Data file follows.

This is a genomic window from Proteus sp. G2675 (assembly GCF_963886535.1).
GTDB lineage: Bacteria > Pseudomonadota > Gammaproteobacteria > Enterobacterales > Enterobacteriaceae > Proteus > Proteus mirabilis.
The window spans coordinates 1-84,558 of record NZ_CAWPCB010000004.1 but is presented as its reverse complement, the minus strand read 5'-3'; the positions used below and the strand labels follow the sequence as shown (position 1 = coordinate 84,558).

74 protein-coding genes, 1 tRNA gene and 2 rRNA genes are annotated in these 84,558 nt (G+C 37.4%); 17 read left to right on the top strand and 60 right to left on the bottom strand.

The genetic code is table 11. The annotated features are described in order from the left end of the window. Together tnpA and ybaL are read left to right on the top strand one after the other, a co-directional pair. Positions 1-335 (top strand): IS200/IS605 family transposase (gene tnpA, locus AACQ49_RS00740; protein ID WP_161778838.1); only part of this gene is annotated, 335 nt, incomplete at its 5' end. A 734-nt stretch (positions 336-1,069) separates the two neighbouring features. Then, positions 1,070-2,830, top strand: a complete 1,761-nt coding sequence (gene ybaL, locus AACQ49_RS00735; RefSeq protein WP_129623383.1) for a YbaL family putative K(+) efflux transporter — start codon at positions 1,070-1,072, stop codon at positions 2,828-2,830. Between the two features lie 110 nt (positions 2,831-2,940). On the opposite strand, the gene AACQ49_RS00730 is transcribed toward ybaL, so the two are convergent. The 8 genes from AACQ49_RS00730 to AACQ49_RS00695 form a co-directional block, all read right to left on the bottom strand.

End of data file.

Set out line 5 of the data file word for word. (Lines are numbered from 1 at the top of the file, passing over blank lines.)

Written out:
The genetic code is table 11. The annotated features are described in order from the left end of the window. Together tnpA and ybaL are read left to right on the top strand one after the other, a co-directional pair. Positions 1-335 (top strand): IS200/IS605 family transposase (gene tnpA, locus AACQ49_RS00740; protein ID WP_161778838.1); only part of this gene is annotated, 335 nt, incomplete at its 5' end. A 734-nt stretch (positions 336-1,069) separates the two neighbouring features. Then, positions 1,070-2,830, top strand: a complete 1,761-nt coding sequence (gene ybaL, locus AACQ49_RS00735; RefSeq protein WP_129623383.1) for a YbaL family putative K(+) efflux transporter — start codon at positions 1,070-1,072, stop codon at positions 2,828-2,830. Between the two features lie 110 nt (positions 2,831-2,940). On the opposite strand, the gene AACQ49_RS00730 is transcribed toward ybaL, so the two are convergent. The 8 genes from AACQ49_RS00730 to AACQ49_RS00695 form a co-directional block, all read right to left on the bottom strand.